• Maintains electrochemical gradients, which involve both concentration and electrical charge of ions

52

Secondary Active Transport

Moves a lot of molecules to one side of a membrane, they will want to diffuse back.
When they diffuse, they may drag other molecules with them
• Symporters

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Vesicular Transport

Involves transport of large particles, macromolecules, and fluids across membrane in membranous sacs called vesicles
• Requires cellular energy (usually ATP)

54

Endocytosis

- Involves formation of protein-coated vesicles
Once vesicle is pulled inside cell, it may:
1) Fuse with lysosomes or
2) Undergo transcytosis (travel through the cell)

55

Phagocytosis

Type of endocytosis that is referred to as "cell eating"
- Membrane projections called pseudopods form and flow around solid particles that are being engulfed, forming a vesicle which is pulled into cell
• Vesicle formed is called a phagosome
- used by macrophages and certain white blood cells

56

Cytoplasm

All cellular material that is located between the plasma membrane and the nucleus
* citizens/ people

57

What is cytoplasm composed of?

1) Cytosol
2) Inclusions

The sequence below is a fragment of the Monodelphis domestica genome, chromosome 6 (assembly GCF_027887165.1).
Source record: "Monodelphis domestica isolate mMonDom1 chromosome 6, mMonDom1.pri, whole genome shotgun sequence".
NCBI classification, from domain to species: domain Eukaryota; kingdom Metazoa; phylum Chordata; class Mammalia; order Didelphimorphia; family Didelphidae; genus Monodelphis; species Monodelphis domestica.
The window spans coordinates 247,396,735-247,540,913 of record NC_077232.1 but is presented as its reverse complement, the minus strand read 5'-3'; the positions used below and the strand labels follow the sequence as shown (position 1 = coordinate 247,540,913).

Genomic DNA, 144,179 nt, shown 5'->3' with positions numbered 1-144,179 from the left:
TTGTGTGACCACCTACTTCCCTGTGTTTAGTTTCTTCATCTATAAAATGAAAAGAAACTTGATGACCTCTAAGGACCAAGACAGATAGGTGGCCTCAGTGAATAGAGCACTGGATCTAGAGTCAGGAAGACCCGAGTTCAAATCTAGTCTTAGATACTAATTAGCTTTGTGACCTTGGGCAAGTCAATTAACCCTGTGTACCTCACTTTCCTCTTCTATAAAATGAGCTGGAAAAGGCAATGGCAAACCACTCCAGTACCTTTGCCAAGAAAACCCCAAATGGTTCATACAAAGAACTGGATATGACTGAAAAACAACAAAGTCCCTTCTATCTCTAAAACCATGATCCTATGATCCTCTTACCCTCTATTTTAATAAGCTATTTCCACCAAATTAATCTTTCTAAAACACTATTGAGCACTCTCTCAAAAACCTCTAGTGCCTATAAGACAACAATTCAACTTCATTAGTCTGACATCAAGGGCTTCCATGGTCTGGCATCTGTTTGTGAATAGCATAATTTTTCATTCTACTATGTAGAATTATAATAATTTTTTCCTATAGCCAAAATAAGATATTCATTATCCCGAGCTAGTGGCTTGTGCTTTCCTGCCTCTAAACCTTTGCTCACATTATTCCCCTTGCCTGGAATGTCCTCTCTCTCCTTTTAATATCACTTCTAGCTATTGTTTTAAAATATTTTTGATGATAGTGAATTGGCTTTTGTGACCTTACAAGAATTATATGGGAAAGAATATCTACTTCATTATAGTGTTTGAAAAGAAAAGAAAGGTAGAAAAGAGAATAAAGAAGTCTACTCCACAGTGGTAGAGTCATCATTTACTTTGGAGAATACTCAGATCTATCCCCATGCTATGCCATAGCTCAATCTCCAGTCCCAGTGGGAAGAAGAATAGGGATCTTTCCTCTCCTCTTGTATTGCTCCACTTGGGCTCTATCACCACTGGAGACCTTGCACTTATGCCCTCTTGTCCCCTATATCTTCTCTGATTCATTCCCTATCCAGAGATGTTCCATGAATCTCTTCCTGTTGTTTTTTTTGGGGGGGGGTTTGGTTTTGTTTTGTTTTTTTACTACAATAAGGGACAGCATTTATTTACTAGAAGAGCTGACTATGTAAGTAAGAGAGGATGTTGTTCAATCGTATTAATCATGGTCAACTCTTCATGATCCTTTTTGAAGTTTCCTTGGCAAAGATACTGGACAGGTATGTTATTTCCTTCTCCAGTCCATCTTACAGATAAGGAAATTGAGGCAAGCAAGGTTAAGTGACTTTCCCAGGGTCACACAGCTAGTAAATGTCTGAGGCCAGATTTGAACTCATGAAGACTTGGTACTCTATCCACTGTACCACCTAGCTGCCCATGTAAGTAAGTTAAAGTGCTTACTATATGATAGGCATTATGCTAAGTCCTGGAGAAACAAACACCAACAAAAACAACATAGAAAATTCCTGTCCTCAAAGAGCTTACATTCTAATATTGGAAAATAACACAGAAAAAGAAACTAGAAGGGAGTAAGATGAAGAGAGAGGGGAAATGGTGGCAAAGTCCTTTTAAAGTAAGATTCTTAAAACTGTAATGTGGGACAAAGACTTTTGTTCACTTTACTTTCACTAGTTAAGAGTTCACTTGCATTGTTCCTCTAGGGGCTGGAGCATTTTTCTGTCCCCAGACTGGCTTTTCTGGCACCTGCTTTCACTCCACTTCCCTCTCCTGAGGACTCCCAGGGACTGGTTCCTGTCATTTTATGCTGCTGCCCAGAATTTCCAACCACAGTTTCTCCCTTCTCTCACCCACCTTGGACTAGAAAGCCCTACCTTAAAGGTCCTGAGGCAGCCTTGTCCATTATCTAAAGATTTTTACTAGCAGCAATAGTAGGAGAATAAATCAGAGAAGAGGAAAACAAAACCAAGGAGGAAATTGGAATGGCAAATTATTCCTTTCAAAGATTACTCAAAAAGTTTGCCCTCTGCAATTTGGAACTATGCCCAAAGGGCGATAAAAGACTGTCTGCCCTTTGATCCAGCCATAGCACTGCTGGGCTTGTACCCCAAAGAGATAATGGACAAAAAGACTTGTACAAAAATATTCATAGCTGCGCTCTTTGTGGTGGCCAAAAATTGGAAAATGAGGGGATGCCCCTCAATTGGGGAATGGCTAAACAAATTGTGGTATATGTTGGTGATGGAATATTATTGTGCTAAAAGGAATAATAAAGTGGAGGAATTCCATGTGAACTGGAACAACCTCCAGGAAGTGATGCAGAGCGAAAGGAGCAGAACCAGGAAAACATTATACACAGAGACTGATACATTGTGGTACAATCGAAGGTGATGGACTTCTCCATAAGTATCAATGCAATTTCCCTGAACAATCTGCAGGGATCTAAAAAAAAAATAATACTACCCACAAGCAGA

3) Organelles

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Cytosol

Gel-like solution made up of water and soluble molecules such as proteins, salts, sugars, etc.

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Inclusions

Insoluble molecules; vary with cell type
- Ex: Glycogen granules, pigments, lipid droplets, vacuoles, crystals

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Organelles

Metabolic machinery structures of cell; each with specialized function; either membranous or non membranous

61

What organelles are membranous?

- Cytosol
- ER
- Golgi Apparatus
- Peroxisomes
- Lysosomes

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What organelles are non membranous?

- Ribosomes
- Cytoskeleton
- Centrioles

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Mitochondria

- "Power house" of cell
- Produces cells ATP via cellular respiration
- Double layer/ many folds= cristae

64

Ribosomes

• Site of protein synthesis
- Made up of protein and ribosomal RNA (rRNA)

65

What are the 2 forms of ribosomes found in the cell?

1) Free ribosomes
2) Membrane-bound ribosomes

66

Free Ribosomes

Free floating ribosomes in cytosol

67

Membrane-bound Ribosomes

Attached to membrane of ER

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Endoplasmic Reticulum

Consists of series of parallel, interconnected cisterns- flattened membranous tubes that encloses fluid-filled interiors

69

Rough ER

Surface studded with ribosomes
• Site of synthesis of proteins that will be secreted from cell & of many plasma membrane proteins
1) Makes and modifies proteins
2) Final protein is enclosed in vesicle and sent to Golgi Apparatus for further processing

70

Smooth ER

Network of looped tubules continuous with Rough ER
- Enzymes found in its plasma membrane (integral proteins) function in:
• Lipid metabolism; cholesterol and steroid-based hormone synthesis; making lipids for lipoproteins